“At the University of Toronto Mississauga, we believe our ability to succeed depends on our ability to innovate. We cultivate a depth of disciplinary excellence, extraordinary research production and exemplary partnerships with government, industry and the health care sector. Together, we will address society’s most pressing concerns with solutions that have both regional and global impact.”

Situated on 225 acres of protected greenbelt, the University of Toronto Mississauga is at the centre of one of the most vibrant metropolitan hubs in Canada’s knowledge economy.

Preparing Global Citizens Today’s students are inheriting a world in transition, with challenges that are complex, unprecedented and transnational. Our students will need more than specialized knowledge. They will need a broad perspective that prepares them to work across borders, boundaries and disciplines.

Over the past three decades, the world has changed in extraordinary ways. Knowledge, information and capital flow across continents and countries with greater ease. There is more convergence, communication and competition than ever before. The biggest challenges we face are shared by all of humanity. The need for knowledgeable, globally aware individuals has never been more urgent. U of T Mississauga has a long tradition of educating remarkable global citizens. From Eugenia Duodu (HBSc 2010) who works as a youth mentor and community advocate in Toronto, to astronaut Roberta Bondar (PhD 1974) who was the first Canadian woman in space, U of T Mississauga graduates are making a difference in our region, our country and our world. The Campaign for the University of Toronto Mississauga will seek private support to foster international fluency and leadership skills in our students and infuse crosscultural understanding and global perspectives into our courses and programs. As well, our campaign will raise funds to ensure access and opportunity for all students—including those who may be the first in their families to attend university— through merit- and needs-based financial awards. We will also seek transformational funding to build learning environments that nurture collaboration, creativity and innovation—through programs and physical spaces that enrich student life and learning. We invite you to join us. Together, we will prepare students who have the advanced knowledge, leadership skills and global fluency to meet the challenges of the 21st century and beyond.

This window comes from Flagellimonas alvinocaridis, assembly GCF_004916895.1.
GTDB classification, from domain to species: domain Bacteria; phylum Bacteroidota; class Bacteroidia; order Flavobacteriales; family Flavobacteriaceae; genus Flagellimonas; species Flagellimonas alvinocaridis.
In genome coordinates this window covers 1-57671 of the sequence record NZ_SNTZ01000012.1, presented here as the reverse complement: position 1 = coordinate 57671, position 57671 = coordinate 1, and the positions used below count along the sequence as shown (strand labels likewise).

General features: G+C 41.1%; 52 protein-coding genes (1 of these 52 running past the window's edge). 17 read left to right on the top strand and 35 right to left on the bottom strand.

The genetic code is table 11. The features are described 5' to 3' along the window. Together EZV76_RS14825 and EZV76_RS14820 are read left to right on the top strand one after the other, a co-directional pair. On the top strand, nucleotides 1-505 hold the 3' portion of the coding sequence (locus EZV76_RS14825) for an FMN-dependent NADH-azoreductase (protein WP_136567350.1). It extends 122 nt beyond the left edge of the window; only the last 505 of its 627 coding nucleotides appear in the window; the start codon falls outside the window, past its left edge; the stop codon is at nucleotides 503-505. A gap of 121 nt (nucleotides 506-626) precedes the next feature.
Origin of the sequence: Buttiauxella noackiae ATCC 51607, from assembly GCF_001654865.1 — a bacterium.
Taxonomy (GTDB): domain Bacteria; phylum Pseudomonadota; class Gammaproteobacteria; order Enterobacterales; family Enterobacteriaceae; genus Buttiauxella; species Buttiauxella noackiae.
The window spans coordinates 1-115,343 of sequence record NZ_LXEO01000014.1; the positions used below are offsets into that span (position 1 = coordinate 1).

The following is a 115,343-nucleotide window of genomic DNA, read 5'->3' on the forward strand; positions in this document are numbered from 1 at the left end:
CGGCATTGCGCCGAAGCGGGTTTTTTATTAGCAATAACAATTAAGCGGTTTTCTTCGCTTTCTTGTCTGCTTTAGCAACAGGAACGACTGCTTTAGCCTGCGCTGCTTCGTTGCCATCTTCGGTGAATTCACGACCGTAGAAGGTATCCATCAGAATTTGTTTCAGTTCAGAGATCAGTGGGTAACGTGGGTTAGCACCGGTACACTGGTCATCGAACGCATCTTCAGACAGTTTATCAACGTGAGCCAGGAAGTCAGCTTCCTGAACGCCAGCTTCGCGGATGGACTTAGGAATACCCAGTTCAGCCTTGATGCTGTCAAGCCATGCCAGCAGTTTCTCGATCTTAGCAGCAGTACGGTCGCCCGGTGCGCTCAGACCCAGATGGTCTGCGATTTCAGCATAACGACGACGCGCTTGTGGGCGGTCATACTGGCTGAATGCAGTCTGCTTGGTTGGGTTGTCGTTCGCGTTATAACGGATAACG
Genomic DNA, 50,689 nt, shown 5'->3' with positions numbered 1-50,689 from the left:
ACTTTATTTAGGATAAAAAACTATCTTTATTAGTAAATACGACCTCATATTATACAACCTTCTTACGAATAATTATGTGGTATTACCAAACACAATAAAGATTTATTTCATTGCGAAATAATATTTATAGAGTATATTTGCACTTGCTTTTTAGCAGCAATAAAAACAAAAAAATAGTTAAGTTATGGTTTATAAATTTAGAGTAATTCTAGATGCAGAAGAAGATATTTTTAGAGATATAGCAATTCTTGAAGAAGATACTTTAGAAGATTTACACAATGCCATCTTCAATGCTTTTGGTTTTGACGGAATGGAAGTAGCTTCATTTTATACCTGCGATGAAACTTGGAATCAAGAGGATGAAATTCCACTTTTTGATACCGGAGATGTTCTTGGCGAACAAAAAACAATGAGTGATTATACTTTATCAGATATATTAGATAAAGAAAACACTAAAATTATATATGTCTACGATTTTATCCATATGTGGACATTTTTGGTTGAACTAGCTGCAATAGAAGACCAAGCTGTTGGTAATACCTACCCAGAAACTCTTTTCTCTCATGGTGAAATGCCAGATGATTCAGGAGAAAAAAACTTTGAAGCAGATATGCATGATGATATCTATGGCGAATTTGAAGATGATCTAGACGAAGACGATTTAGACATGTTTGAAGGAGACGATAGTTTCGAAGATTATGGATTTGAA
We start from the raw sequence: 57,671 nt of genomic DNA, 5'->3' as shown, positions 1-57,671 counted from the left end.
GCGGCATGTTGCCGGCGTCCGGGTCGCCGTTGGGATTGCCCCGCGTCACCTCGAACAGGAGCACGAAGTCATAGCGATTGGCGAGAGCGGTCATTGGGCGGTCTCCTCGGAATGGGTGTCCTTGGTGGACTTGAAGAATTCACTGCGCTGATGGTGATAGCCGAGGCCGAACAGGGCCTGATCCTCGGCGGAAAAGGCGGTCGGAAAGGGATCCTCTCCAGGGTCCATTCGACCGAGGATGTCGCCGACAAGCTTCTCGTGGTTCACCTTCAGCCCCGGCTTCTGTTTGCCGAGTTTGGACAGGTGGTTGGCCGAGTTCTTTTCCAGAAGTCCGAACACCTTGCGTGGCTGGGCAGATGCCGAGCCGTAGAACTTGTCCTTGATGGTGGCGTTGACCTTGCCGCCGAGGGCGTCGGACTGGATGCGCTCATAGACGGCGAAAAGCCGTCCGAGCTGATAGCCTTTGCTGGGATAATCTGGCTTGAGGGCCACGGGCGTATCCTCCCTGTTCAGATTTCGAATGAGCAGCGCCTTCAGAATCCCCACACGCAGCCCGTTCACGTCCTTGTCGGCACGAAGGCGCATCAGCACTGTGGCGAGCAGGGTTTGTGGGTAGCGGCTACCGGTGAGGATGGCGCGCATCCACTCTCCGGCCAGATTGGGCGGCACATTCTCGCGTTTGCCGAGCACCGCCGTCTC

Preparing Global Citizens—University of Toronto Mississauga

Former Chief of Protocol for the United Nations, DESMOND PARKER (BA 1976) retired in 2012 after 16 years of distinguished service.


“There is much more that unites human beings than divides them.�

Building Global Fluency The diverse student population of U of T Mississauga is a defining aspect of our character. Approximately 15 per cent of our student population is international. These students enrich the educational experience and bring global perspectives to the classroom. Our domestic student population is equally diverse, reflecting the rich pluralism of our region. The Campaign for the University of Toronto Mississauga will harness this diversity and create a collaborative learning environment in which students develop into globally competent citizens. As the world becomes more interconnected, our country will require more people who can bridge different cultures, speak a few languages and work across borders. To address this need, we are internationalizing our curriculum and expanding our offerings in the humanities and language studies to better prepare our students for the realities of the 21st-century workforce. Our campaign will seek private funding to create more opportunities for our students to engage in meaningful connections with their peers, their communities, their nation and other cultures. We will also increase international learning opportunities for our students through new travel awards, such as our recently established scholarship for undergraduate study in Italy.